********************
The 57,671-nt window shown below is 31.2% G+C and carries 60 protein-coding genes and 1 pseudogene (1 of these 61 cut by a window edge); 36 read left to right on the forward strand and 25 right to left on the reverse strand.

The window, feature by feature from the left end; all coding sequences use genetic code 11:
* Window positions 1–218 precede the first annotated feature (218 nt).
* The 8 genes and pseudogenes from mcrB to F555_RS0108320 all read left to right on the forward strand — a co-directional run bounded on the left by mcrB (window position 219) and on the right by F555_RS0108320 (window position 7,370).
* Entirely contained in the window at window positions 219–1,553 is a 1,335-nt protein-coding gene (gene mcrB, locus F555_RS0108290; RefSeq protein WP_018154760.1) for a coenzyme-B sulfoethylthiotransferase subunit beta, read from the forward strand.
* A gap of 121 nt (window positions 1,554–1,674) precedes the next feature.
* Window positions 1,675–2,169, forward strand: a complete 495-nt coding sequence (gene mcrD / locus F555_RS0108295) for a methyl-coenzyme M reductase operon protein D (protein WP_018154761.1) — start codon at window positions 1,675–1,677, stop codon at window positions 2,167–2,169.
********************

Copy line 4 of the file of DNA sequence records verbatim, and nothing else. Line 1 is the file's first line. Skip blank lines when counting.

* The 8 genes and pseudogenes from mcrB to F555_RS0108320 all read left to right on the forward strand — a co-directional run bounded on the left by mcrB (window position 219) and on the right by F555_RS0108320 (window position 7,370).